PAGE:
For the government, climate change is not only a threat to achieving the United Nations’ Sustainable Development Goals, and to poverty reduction in Mozambique, Maibase said, but also has the potential to destroy the gains the county has already made in implementing its development agenda.
Climate change, she added, could lead to mass migration and the destruction of livelihoods, compromising development, and exacerbating the inequalities between men and women.
The response to climate change, Maibase continued, “requires the participation of all development actors, and all cooperation partners, including the private sector”. All must be involved in the measures to adapt to and mitigate the effects of climate change.
For her part, the resident coordinator in Mozambique of the United Nations system, Myrta Kaulard, guaranteed that the UN will always be willing to support Mozambique in the sustainable use of natural resources, the protection of biodiversity, climate resilience and the consolidation of the green and blue economy. She transmitted the message from UN Secretary General, Antonio Guterres, on the occasion of World Environment Day, celebrated on 5 June, in which he warned that the degradation of the natural world is compromising the welfare of 3.2 billion people – 40 per cent of humanity. “We are rapidly approaching a point of no return for the planet”, said Guterres. “We face a triple environmental emergency from the loss of biodiversity, climate disruption and growing pollution. For a long time, humanity has cut down the world’s forests, polluted its rivers and oceans, and ploughed its fields to exhaustion. We are devastating the very ecosystems that support our societies”.
The Mozambican defence and security forces have categorically denied reports in some foreign media that they have used land mines in the conflict with Islamist terrorists in the northern province of Cabo Delgado.
Speaking at a Maputo press conference on 11 June, spokesperson for the Defence Ministry. Colonel Omar Saranga stressed that the defence forces are committed to acting in accordance with all the treaties and conventions that Mozambique has signed and ratified. This includes the Ottawa Treaty on the Prohibition of the Use, Stockpiling, Production and Transfer of Anti-Personnel Mines and on Their Destruction. Mozambique signed this treaty in December 1997 and ratified it the following year.
Mozambique had been one of the most heavily mined countries in the world, but a major demining effort, begun after the 1992 peace agreement between the government and the Renamo rebels, led to the country being declared free of land mines on 1 December 2015. Under the Ottawa Treaty, the armed forces (FADM) destroyed their stocks of land mines.
According to the Halo Trust, one of the charities that led the demining effort, about 171,000 mines were removed and destroyed. Mozambique became the first heavily mine contaminated country to be declared free of this scourge.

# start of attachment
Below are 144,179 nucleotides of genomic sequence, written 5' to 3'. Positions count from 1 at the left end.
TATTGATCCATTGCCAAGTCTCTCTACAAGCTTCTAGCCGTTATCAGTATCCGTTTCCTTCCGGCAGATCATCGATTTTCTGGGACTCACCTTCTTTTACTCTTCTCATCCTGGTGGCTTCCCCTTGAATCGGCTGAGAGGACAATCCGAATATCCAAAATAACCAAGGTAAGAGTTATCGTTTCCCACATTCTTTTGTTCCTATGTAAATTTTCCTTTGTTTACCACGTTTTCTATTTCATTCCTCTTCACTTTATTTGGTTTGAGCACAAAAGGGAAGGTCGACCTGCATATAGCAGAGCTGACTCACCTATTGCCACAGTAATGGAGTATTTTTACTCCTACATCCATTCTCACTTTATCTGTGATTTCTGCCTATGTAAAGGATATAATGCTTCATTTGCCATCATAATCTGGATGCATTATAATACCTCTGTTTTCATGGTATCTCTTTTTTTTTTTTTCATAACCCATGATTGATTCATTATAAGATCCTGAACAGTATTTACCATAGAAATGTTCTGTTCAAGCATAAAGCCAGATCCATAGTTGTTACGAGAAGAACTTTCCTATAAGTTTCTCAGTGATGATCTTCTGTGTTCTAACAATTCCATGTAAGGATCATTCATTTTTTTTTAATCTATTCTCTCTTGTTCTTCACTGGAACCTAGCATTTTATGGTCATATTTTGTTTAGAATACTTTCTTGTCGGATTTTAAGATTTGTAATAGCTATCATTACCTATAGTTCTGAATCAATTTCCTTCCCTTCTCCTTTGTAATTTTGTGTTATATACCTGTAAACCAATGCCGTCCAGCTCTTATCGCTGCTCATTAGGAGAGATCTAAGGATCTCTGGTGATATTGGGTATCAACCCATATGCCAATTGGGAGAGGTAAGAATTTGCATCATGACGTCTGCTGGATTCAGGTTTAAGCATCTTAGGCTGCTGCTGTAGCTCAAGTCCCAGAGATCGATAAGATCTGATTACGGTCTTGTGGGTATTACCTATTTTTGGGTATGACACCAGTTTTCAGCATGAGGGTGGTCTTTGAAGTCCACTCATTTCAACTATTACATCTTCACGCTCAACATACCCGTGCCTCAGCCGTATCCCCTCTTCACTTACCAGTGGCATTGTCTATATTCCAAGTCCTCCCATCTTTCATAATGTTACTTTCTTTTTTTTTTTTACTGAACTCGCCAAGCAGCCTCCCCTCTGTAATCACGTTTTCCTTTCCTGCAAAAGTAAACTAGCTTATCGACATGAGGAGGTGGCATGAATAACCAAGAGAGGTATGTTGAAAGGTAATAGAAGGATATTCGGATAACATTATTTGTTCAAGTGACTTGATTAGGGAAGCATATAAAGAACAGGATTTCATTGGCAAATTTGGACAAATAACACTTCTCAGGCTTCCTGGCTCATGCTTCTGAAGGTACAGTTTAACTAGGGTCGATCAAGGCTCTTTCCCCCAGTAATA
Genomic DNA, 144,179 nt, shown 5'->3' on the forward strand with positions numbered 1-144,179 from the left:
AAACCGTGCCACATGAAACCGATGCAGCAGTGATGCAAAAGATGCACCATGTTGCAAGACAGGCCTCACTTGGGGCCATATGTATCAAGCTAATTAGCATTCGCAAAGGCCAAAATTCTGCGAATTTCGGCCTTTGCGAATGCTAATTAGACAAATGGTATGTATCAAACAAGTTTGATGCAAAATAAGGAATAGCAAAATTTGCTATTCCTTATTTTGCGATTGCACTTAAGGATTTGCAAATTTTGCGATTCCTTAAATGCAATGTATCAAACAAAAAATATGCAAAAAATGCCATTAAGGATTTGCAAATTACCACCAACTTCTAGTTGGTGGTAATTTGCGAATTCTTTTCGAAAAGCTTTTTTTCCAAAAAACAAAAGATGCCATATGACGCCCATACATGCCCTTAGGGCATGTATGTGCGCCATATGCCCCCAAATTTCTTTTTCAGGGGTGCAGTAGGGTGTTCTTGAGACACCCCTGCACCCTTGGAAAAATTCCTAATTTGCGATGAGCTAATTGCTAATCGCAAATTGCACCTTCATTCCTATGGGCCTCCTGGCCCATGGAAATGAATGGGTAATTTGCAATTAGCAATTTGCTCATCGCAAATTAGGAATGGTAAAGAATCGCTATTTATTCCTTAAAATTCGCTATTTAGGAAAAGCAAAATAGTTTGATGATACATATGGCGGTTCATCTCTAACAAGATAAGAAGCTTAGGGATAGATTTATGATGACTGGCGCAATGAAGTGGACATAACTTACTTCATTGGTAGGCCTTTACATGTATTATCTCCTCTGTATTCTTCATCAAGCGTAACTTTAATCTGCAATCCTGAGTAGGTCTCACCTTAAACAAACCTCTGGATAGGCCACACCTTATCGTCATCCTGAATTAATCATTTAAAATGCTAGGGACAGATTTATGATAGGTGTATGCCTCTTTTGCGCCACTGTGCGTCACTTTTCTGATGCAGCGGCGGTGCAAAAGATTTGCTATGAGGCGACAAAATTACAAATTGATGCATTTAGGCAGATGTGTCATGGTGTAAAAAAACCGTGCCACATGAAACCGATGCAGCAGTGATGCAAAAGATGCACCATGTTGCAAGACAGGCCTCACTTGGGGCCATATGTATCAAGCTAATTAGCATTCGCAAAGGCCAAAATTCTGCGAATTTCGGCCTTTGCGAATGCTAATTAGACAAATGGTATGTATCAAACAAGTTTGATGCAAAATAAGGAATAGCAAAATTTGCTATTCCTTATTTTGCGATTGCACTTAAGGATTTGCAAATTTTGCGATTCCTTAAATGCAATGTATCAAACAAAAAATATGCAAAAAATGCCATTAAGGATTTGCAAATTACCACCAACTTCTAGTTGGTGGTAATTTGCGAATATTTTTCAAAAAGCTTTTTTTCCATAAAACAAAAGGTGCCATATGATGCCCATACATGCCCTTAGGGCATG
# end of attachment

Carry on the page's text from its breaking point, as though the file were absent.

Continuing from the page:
Saranga insisted that Mozambique remains faithful to the principles of the Ottawa treaty. He stressed that the anti-terrorist operations in Cabo Delgado are intended to “guarantee the safety of the population, and of public and private property, and to restore normality”. He added that the defence and security forces are strengthening their relations with human rights and humanitarian aid bodies.
Saranga said that the good name and image of Mozambique should be built by all sectors of society and particularly by the media. He urged journalists and editors “to contribute with their knowledge and advice, by acting with rigour and impartiality, and informing society of the consequences of violent extremism.
The Mozambican health authorities on 11 June announced that, in the previous 24 hours, a further 76 people were diagnosed with the Covid-19 respiratory disease. 73 of the cases were Mozambican citizens, one was a foreigner and in two cases nationality had not yet been confirmed.
According to a Health Ministry press release, since the start of the pandemic 71,355 people have been diagnosed with Covid-19 out of 565,793 tested.
The Ministry release reported that 16 people remain in Covid-19 treatment centres, 12 in Maputo, two in Nampula, one was in Tete, and one was in Matola.
For the second consecutive day, no deaths from Covid-19 were reported. Thus, the total Covid-19 death toll in Mozambique remains 840.
President Filipe Nyusi on 10 June inaugurated a new hospital in Jangamo district, in the southern province of Inhambane, as part of the presidential initiative “One district, one hospital”, to ensure that each of Mozambique’s 154 districts has a reference hospital.
“The idea is to guarantee that, in a short space of time, Mozambique expands the coverage of good quality health services to all regions of the country, and particularly the rural areas”, President Nyusi stressed at the inauguration ceremony.
Building the Jangamo hospital, he said, was not merely complying with the government’s own heath agenda – it was also in line with the internationally agreed Sustainable Development Goals “which seek to ensure access to quality health care and promote the well-being of all”.